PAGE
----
Internationally renowned for his large-scale public art works, this Polish-born artist who immigrated to Canada in the 1970’s is currently professor of visual arts at the Massachusetts Institute of Technology in Boston. In the 1990’s, he mounted more than seventy of his slide and video projections on monuments and architectural facades world-wide, and held several retrospectives. In 1998, he was awarded the Hiroshima Prize for his contribution to world peace. 

Krzysztof Wodiczko stayed at the JCVA in October, 2004. During his stay, Wodiczko worked intensively with the Israeli Center for Digital Arts, Holon, and began planning a large scale public art project under the center’s auspices.  He traveled to Ramallah and East Jerusalem, where he was particularly engaged by Palestinian and Israeli artists who are attempting to build bridges between the two peoples.

Wodizco’s project, designed after talks and consultations with the local artists he met, would create a heightened communication event between Palestinian Jerusalemites and people in Tel Aviv, using the facade of Tel Aviv’s municipal building. On designated occasions, small screens covering some of the building’s windows would project two gigantic, real eyes – the living eyes of chosen young Jerusalemites. As the building’s facade turns into a monumental face, the young people will project their testimonies onto the square facing the municipality via special sound equipment. The preparation of these testimonies will include months of training in truth telling for the purpose of dialogue. This training is in itself a central element of the project. In response, the audience in the plaza will be able to respond to the Jerusalemites.  The two-sided communication will be facilitated by specialized video and recording equipment, some produced for this very event. But it is the psychological preparation and set-up which will allow this encounter to produce a new kind of dialogue between the younger members of both nations.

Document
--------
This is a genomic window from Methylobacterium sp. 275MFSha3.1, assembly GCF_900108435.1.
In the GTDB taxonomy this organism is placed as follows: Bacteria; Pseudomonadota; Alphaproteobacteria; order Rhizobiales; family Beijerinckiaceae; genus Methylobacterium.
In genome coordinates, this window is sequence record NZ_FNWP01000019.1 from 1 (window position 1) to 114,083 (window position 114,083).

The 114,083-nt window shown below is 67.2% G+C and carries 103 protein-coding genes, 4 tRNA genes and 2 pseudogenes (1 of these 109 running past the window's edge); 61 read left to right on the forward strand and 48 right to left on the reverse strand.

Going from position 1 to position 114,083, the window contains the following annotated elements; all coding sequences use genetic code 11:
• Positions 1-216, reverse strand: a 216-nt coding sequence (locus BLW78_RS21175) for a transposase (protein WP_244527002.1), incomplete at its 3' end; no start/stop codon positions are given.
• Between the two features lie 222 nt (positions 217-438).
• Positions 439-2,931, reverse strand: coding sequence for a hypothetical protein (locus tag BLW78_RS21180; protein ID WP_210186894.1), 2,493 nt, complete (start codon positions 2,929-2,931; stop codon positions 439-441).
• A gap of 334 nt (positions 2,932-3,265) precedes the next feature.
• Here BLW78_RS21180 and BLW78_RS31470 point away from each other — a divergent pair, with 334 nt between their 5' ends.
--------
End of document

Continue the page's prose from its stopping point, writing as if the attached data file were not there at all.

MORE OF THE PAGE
, commissioned by the Hiroshima City Museum of Contemporary Art in 1999, is an interactive project with high-school students from Hiroshima. One in a series of psychocultural prosthetics and communication equipment for the alienated, traumatized, and silenced residents of today's cities, Dis-Armor is an instrument designed for Japanese high school students and "school refusers," who live in silence and lack facial expression.

Dis-Armor offers users the opportunity to speak through their backs by virtue of LCD screens, worn on the back, which display live images of the wearer's eyes transmitted from cameras installed in the helmet covering the face. A speaker positioned below the LCD screens amplifies the user's voice. Supporting equipment permits the user to see and hear the spectator/interlocutor standing behind him or her.

Specifically, Dis-Armor uses ancient Japanese traditions of arms making to conceive of a playful alternative to intimidating face-to-face communication. It is designed for those urban youth who have survived overwhelming life events (violence, neglect, and abuse) and who now wish to overcome their false sense of shame, to break their silence, and to communicate their experience in public space. The work connects contemporary research in two fields: wearable communication technology and prosthetics. In doing so, it counters the dichotomy of the present explosion in communication technology and rampant cultural miscommunication.

The Dis-Armor instruments are part of the permanent collection of the Hiroshima City Museum of Contemporary Art in Hiroshima, Japan, and can be viewed on-line.  Dis-Armor is an on-going project, and in 2004 was exhibited in MASS MoCA, the Massachusetts Museum of Contemporary Art.